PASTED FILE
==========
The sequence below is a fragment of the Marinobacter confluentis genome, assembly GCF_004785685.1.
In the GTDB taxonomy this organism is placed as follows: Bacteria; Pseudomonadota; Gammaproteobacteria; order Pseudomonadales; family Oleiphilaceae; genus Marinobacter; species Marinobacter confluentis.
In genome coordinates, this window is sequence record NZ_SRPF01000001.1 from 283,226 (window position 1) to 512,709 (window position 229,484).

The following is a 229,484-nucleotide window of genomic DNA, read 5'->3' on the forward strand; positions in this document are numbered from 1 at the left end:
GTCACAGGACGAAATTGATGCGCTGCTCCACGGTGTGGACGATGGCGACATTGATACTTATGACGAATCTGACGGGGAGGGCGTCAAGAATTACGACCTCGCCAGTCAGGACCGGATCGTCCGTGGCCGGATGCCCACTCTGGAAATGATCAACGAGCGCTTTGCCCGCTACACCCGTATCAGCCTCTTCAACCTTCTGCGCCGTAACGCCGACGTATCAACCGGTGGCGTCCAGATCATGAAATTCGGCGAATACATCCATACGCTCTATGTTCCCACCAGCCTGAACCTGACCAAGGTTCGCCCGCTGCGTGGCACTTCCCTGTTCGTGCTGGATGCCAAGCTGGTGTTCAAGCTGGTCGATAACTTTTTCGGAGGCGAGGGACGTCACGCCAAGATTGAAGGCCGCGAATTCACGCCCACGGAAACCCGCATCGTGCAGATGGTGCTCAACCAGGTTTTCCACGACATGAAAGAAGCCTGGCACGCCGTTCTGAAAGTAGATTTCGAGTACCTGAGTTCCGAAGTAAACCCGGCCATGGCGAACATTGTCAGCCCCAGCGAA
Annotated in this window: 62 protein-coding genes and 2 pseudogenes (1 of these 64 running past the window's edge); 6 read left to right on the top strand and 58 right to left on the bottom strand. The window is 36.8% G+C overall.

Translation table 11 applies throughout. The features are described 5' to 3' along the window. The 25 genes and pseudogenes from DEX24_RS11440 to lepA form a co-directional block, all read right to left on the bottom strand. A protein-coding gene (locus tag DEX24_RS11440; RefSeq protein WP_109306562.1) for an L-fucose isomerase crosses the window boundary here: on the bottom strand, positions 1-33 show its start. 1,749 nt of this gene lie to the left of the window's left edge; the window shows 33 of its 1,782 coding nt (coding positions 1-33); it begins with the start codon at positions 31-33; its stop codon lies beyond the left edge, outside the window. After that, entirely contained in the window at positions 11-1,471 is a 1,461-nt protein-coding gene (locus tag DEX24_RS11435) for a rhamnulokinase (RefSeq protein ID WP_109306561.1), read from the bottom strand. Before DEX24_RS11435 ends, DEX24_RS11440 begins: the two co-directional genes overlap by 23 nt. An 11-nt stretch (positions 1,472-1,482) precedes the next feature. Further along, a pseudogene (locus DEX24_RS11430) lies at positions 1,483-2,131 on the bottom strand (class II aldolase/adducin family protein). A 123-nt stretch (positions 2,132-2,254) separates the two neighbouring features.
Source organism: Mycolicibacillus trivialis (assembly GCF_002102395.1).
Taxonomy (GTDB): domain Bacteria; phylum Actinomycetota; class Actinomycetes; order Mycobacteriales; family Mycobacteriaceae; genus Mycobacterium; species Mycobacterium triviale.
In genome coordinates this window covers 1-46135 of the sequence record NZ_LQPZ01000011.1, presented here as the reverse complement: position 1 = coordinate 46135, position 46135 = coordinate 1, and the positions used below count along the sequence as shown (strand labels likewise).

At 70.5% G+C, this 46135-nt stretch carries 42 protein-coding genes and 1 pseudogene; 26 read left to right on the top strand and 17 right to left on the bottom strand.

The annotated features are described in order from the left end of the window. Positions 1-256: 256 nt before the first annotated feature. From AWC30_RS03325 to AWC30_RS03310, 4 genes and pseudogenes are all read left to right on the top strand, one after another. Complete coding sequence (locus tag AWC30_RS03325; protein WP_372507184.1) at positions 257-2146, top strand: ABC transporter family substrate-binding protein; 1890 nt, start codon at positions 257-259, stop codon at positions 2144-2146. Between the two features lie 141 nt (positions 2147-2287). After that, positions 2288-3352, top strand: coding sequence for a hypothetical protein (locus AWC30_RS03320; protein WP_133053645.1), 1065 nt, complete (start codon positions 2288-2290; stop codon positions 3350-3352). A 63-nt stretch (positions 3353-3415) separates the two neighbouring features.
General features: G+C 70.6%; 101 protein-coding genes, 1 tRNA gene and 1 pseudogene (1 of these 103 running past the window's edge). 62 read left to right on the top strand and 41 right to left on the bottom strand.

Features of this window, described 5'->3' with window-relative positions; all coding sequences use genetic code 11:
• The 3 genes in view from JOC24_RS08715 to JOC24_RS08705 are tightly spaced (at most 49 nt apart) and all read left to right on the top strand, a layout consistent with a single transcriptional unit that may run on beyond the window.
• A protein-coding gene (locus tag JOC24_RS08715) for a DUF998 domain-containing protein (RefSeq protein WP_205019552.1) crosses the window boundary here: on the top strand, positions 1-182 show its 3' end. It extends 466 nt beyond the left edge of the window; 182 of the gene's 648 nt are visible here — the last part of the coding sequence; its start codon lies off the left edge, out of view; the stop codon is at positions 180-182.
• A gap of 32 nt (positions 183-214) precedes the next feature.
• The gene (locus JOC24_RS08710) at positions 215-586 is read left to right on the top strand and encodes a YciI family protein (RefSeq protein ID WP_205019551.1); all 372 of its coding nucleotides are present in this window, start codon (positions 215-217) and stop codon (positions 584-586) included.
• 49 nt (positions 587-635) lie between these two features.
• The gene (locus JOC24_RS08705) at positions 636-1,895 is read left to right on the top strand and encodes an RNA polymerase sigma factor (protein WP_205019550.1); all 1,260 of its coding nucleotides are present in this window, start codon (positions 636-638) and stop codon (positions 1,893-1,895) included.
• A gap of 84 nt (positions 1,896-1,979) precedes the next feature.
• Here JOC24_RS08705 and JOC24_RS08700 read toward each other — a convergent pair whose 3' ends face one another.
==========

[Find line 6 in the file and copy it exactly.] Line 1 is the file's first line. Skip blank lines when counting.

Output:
Annotated in this window: 62 protein-coding genes and 2 pseudogenes (1 of these 64 running past the window's edge); 6 read left to right on the top strand and 58 right to left on the bottom strand. The window is 36.8% G+C overall.